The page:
The November 2003 RCSD titled Numerical Understanding of Planforms showed how the Vortex Lattice Method and the UIUC Airfoils database were used to calculate the lift and drag at each point on the wingspan. It showed how the calculated values of lift and Cl, can be related to measured values of Cd from the UIUC database, then used to calculate drag, at each point across the span, and finally the total profile drag. It does not discuss induced drag which is proportional to lift. This article will complete the discussion by considering circling flight.

The previous article focused on the steps involved in the analysis, not a valid comparison of planforms. It very crudely compared a tapered and nontapered planforms, showing little (<2%) difference in total drag between the two. However, this comparison may be misleading since it was only at one airspeed.
Table1 shows values for each planform at several other airspeeds. These additional airspeeds do not produce lift equal to the weight of the aircraft. It shows that at two airspeeds, the nontapered planform actually has less drag than the tapered planform, and one was used in the comparison in the previous article.

The reason for the varying results in the table is the nonlinear behavior of drag, especially at lower Reynolds Numbers. (See Figure1 for the Airfoil Polar of the SD7037 airfoil used in the comparision.) In other words, a slight change a airspeed may lead to significant changes in drag that are not proportional to the change in airspeed.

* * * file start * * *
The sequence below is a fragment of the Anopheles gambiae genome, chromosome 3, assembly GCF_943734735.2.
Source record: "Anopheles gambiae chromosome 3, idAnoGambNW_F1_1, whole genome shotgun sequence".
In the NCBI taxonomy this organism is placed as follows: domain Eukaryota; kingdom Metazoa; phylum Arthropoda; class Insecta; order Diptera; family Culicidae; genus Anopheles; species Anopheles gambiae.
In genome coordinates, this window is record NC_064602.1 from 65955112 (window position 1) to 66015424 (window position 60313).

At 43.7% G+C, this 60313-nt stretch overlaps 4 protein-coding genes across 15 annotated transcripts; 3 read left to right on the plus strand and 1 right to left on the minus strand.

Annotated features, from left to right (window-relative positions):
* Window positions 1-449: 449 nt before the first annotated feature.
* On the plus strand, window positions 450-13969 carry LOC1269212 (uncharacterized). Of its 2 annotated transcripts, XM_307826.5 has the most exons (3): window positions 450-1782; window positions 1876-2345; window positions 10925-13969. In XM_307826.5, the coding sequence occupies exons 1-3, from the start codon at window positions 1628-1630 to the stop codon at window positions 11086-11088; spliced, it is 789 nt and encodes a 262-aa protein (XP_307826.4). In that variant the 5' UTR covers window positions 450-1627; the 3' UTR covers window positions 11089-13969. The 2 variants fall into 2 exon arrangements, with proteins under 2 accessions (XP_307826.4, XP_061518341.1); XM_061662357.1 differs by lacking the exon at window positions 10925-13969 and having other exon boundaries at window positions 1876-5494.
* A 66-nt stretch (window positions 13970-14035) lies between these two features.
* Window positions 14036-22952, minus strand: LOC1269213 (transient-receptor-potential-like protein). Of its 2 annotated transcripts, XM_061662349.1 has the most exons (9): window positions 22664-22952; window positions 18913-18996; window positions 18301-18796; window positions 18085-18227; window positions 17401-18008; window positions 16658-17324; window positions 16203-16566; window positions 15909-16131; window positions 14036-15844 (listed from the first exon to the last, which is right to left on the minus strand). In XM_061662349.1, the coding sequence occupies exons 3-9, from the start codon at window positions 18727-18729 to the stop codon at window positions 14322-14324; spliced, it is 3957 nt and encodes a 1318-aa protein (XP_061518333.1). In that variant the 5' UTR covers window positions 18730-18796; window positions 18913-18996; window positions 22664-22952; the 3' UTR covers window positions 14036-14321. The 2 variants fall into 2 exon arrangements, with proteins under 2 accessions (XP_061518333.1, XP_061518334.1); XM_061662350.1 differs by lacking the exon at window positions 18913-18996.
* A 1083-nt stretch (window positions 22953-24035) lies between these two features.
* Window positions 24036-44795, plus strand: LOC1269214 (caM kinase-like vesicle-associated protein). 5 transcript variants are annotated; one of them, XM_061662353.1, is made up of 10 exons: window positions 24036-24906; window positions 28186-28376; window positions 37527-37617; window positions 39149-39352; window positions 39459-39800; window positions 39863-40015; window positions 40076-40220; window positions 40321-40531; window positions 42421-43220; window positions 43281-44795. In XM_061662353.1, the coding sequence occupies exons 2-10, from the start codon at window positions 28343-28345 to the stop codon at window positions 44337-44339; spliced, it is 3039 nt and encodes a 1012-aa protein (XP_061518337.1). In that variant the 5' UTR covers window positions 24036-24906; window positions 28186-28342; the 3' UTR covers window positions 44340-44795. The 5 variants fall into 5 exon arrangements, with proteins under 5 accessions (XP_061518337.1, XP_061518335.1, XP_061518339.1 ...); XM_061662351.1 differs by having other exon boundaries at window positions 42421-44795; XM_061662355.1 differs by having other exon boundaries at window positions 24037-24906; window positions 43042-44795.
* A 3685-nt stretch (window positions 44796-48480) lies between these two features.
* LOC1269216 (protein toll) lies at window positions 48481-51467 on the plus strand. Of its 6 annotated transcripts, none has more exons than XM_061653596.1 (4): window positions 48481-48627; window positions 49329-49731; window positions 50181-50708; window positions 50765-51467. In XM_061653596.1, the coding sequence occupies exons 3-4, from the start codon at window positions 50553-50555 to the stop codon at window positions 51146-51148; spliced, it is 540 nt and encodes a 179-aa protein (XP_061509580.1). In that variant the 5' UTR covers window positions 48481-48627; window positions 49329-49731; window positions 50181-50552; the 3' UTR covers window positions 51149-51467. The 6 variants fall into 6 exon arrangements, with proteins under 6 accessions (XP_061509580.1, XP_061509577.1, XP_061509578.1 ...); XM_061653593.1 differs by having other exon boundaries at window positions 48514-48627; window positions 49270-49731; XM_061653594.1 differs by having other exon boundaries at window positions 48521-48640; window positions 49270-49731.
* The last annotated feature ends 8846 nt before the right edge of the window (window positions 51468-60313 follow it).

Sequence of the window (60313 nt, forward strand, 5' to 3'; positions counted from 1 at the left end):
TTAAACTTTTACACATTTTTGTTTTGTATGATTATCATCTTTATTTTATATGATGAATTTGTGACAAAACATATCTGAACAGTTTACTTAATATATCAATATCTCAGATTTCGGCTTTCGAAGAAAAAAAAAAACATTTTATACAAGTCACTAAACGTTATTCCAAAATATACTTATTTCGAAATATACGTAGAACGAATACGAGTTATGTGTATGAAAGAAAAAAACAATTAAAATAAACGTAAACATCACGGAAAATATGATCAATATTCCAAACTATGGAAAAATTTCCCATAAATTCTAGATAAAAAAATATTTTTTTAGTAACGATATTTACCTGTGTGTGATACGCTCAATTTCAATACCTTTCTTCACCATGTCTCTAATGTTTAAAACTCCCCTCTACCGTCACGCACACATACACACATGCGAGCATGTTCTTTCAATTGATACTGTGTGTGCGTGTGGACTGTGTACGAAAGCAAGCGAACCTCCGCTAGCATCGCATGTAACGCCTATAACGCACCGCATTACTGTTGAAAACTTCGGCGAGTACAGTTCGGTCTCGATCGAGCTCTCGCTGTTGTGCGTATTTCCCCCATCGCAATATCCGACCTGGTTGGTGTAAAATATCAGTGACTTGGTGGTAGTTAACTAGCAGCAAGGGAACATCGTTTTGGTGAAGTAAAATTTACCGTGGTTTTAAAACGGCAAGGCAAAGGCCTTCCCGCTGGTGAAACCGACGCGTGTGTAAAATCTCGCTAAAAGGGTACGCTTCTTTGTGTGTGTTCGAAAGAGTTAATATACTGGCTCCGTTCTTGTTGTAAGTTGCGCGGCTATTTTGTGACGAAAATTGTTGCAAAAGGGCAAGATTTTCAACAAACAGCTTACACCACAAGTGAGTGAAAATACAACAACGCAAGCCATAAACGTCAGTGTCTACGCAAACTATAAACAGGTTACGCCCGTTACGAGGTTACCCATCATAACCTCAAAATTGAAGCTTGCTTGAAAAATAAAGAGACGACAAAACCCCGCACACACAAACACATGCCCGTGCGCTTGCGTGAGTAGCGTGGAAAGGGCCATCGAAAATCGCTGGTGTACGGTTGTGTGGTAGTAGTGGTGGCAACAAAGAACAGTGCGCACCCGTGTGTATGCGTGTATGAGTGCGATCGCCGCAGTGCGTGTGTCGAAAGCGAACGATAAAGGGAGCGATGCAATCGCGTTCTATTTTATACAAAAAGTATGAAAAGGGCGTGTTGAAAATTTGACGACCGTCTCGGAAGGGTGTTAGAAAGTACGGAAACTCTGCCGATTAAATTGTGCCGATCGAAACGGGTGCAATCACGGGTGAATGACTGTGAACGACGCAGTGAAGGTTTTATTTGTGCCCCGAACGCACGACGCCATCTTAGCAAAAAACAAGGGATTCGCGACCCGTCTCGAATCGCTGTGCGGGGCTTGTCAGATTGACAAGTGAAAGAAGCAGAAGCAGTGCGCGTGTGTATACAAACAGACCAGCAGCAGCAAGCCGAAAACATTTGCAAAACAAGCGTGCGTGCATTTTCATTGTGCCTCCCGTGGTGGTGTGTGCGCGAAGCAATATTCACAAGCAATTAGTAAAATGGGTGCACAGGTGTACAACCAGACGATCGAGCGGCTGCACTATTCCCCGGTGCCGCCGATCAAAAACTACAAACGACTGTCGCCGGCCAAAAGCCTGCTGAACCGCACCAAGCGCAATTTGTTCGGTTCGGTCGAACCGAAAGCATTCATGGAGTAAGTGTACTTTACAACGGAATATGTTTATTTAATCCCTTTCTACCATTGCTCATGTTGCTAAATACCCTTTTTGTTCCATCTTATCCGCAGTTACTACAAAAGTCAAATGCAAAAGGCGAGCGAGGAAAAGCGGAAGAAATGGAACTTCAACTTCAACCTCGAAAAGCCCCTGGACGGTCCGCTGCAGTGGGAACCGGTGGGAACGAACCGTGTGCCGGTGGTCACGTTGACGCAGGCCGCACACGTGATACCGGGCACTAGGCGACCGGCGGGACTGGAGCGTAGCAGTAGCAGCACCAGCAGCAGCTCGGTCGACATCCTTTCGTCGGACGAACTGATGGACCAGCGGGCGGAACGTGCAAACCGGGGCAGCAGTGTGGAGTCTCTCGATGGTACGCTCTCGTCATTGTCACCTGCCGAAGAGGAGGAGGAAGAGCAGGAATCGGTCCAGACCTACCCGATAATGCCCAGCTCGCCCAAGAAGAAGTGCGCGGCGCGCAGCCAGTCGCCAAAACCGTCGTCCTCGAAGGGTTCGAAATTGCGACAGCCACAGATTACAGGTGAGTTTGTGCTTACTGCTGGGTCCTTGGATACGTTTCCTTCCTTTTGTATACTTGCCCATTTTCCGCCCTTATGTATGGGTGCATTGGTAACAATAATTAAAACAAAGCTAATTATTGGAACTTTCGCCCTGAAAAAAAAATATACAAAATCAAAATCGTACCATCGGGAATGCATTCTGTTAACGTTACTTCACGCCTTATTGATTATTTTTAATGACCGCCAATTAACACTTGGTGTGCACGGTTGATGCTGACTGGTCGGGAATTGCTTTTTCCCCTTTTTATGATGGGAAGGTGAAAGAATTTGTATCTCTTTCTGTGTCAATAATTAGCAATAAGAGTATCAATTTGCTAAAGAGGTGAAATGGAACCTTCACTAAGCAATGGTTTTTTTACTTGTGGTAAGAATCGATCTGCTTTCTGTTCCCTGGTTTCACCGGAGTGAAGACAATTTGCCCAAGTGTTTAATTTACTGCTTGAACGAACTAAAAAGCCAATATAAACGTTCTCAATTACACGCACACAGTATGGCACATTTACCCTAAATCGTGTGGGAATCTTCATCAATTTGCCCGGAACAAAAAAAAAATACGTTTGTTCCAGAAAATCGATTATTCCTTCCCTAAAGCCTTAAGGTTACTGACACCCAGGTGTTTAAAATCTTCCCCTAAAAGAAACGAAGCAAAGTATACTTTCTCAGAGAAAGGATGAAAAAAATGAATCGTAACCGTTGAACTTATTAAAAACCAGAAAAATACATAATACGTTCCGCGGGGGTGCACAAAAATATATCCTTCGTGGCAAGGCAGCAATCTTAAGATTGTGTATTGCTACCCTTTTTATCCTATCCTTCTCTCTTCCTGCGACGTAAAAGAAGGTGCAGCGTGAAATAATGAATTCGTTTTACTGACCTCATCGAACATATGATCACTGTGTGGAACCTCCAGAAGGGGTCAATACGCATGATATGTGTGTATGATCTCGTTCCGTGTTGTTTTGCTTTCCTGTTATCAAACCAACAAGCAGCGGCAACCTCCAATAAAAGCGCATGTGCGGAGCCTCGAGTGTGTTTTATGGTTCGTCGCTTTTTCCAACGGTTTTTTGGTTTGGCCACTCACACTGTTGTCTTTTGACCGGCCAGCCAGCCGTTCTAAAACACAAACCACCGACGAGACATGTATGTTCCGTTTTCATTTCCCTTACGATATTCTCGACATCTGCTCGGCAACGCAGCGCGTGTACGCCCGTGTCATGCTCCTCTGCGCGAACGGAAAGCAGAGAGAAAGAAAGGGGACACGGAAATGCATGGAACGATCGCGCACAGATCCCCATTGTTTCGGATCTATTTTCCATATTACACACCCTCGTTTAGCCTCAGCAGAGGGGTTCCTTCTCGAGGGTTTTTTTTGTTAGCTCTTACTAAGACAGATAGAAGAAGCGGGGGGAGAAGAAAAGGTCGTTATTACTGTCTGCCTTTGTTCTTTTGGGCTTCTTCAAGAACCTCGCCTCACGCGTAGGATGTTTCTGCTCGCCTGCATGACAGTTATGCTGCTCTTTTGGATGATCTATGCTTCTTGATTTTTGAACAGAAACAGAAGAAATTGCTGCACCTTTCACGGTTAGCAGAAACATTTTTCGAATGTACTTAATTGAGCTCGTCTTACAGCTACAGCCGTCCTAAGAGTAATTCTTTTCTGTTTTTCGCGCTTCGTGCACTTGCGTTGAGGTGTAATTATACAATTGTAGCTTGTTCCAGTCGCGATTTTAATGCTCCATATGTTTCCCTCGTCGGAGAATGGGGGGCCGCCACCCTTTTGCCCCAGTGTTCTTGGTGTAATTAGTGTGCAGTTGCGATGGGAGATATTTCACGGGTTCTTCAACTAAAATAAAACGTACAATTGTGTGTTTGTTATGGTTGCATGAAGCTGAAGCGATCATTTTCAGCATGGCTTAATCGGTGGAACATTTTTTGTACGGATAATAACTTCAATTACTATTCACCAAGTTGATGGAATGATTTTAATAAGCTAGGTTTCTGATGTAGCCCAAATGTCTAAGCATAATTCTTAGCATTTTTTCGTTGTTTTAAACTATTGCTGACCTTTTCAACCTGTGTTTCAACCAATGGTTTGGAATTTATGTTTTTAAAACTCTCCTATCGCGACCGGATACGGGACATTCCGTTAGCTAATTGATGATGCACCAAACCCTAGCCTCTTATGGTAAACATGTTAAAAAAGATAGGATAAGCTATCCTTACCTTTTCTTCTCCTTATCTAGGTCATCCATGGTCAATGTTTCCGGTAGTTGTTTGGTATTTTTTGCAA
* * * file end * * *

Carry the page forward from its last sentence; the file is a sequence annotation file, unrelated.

This same behavior applies to a tapered planform where even though the airspeed is constant across the span, the Reynolds Number varies because of the varying chord length.
Figure2 illustrates the drag distribution for various airspeeds for the tapered wing planform. Notice how the drag decreases near the wing tips as chord length and Reynolds Number decrease. For noncircling flight, the airspeed is constant across the wingspan and the curves are symetrical.

For the results shown in Figure2, the wing is divided into 32 panels, each panel representing a section of the wing from leading to trailing edge. The indicated drag is the total drag corresponding to a panel. The total drag produced by the wing is the sum for all panels. (roughly 32 times the average value of a particular curve). Even though the drag coefficient generally improves (decreases) as airspeed and Reynolds Number increase, the total drag will increase since it is proportional to the square of airspeed.
The above digression in drag variation with airspeed leads naturally into circling flight where the airspeed across the planform is not constant. This article considers a wing at five bank angles: 0, 15, 30, 45, and 60 degrees. In this analysis, the comparison between the different bank angles keeps the average airspeed constant. If the airspeed for the aircraft with zero bank angle generates sufficient lift to support the weight of the aircraft, then at any bank angle greater than zero, there will be insufficient lift to support that weight. This, therefore, compares nonrealistic flight conditions, and is only useful in this comparison of drag.
In this analysis, the aircraft is banked to the left, the left (inner) wing tip is lower than the right, and the aircraft is circling counterclockwise. The airspeed of the inner wingtip is therefore slower and the outer wing tip is faster than the average airspeed.